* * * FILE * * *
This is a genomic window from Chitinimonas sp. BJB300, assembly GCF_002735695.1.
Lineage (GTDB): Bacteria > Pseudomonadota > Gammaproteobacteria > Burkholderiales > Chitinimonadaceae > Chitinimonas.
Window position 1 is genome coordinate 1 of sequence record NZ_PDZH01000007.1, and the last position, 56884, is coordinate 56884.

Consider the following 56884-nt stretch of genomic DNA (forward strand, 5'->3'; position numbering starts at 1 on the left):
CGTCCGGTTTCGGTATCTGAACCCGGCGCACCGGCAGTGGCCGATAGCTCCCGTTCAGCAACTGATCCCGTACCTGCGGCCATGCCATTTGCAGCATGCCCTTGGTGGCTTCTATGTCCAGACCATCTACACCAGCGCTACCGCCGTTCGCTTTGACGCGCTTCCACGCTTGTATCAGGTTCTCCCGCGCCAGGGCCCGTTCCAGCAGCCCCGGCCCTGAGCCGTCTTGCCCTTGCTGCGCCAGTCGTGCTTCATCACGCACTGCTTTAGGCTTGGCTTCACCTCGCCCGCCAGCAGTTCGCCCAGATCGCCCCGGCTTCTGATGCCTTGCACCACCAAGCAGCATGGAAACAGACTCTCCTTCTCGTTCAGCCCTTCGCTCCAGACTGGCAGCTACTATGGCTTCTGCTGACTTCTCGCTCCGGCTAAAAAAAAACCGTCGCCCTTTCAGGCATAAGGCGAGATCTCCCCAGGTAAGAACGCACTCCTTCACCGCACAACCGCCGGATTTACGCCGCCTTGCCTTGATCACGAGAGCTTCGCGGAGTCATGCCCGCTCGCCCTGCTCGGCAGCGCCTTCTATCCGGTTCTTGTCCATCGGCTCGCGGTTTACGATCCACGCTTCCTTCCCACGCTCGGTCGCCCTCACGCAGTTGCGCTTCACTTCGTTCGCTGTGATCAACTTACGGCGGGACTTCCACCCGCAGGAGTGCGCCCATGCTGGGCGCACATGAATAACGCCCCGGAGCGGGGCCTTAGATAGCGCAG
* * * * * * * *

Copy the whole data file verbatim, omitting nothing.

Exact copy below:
This is a genomic window from Chitinimonas sp. BJB300, assembly GCF_002735695.1.
Lineage (GTDB): Bacteria > Pseudomonadota > Gammaproteobacteria > Burkholderiales > Chitinimonadaceae > Chitinimonas.
Window position 1 is genome coordinate 1 of sequence record NZ_PDZH01000007.1, and the last position, 56884, is coordinate 56884.

Consider the following 56884-nt stretch of genomic DNA (forward strand, 5'->3'; position numbering starts at 1 on the left):
CGTCCGGTTTCGGTATCTGAACCCGGCGCACCGGCAGTGGCCGATAGCTCCCGTTCAGCAACTGATCCCGTACCTGCGGCCATGCCATTTGCAGCATGCCCTTGGTGGCTTCTATGTCCAGACCATCTACACCAGCGCTACCGCCGTTCGCTTTGACGCGCTTCCACGCTTGTATCAGGTTCTCCCGCGCCAGGGCCCGTTCCAGCAGCCCCGGCCCTGAGCCGTCTTGCCCTTGCTGCGCCAGTCGTGCTTCATCACGCACTGCTTTAGGCTTGGCTTCACCTCGCCCGCCAGCAGTTCGCCCAGATCGCCCCGGCTTCTGATGCCTTGCACCACCAAGCAGCATGGAAACAGACTCTCCTTCTCGTTCAGCCCTTCGCTCCAGACTGGCAGCTACTATGGCTTCTGCTGACTTCTCGCTCCGGCTAAAAAAAAACCGTCGCCCTTTCAGGCATAAGGCGAGATCTCCCCAGGTAAGAACGCACTCCTTCACCGCACAACCGCCGGATTTACGCCGCCTTGCCTTGATCACGAGAGCTTCGCGGAGTCATGCCCGCTCGCCCTGCTCGGCAGCGCCTTCTATCCGGTTCTTGTCCATCGGCTCGCGGTTTACGATCCACGCTTCCTTCCCACGCTCGGTCGCCCTCACGCAGTTGCGCTTCACTTCGTTCGCTGTGATCAACTTACGGCGGGACTTCCACCCGCAGGAGTGCGCCCATGCTGGGCGCACATGAATAACGCCCCGGAGCGGGGCCTTAGATAGCGCAG